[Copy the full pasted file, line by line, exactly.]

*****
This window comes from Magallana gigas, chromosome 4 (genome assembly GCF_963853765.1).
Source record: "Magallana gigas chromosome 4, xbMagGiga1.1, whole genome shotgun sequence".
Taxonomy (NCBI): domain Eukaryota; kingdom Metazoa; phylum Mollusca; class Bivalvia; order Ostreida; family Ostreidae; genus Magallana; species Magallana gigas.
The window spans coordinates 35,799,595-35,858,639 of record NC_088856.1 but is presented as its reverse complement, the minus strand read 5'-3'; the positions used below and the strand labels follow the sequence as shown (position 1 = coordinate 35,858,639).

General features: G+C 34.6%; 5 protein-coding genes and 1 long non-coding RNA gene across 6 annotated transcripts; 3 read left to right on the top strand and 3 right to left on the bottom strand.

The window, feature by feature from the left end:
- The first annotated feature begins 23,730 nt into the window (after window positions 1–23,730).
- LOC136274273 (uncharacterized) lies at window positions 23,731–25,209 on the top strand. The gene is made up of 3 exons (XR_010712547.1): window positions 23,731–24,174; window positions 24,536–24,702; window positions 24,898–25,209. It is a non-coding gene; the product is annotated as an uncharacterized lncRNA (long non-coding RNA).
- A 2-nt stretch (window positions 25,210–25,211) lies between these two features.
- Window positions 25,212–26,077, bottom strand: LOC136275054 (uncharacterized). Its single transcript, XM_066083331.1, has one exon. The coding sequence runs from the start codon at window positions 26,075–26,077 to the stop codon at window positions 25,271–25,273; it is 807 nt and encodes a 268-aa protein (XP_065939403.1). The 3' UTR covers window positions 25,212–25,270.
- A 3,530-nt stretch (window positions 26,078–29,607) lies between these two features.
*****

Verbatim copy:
This window comes from Magallana gigas, chromosome 4 (genome assembly GCF_963853765.1).
Source record: "Magallana gigas chromosome 4, xbMagGiga1.1, whole genome shotgun sequence".
Taxonomy (NCBI): domain Eukaryota; kingdom Metazoa; phylum Mollusca; class Bivalvia; order Ostreida; family Ostreidae; genus Magallana; species Magallana gigas.
The window spans coordinates 35,799,595-35,858,639 of record NC_088856.1 but is presented as its reverse complement, the minus strand read 5'-3'; the positions used below and the strand labels follow the sequence as shown (position 1 = coordinate 35,858,639).

General features: G+C 34.6%; 5 protein-coding genes and 1 long non-coding RNA gene across 6 annotated transcripts; 3 read left to right on the top strand and 3 right to left on the bottom strand.

The window, feature by feature from the left end:
- The first annotated feature begins 23,730 nt into the window (after window positions 1–23,730).
- LOC136274273 (uncharacterized) lies at window positions 23,731–25,209 on the top strand. The gene is made up of 3 exons (XR_010712547.1): window positions 23,731–24,174; window positions 24,536–24,702; window positions 24,898–25,209. It is a non-coding gene; the product is annotated as an uncharacterized lncRNA (long non-coding RNA).
- A 2-nt stretch (window positions 25,210–25,211) lies between these two features.
- Window positions 25,212–26,077, bottom strand: LOC136275054 (uncharacterized). Its single transcript, XM_066083331.1, has one exon. The coding sequence runs from the start codon at window positions 26,075–26,077 to the stop codon at window positions 25,271–25,273; it is 807 nt and encodes a 268-aa protein (XP_065939403.1). The 3' UTR covers window positions 25,212–25,270.
- A 3,530-nt stretch (window positions 26,078–29,607) lies between these two features.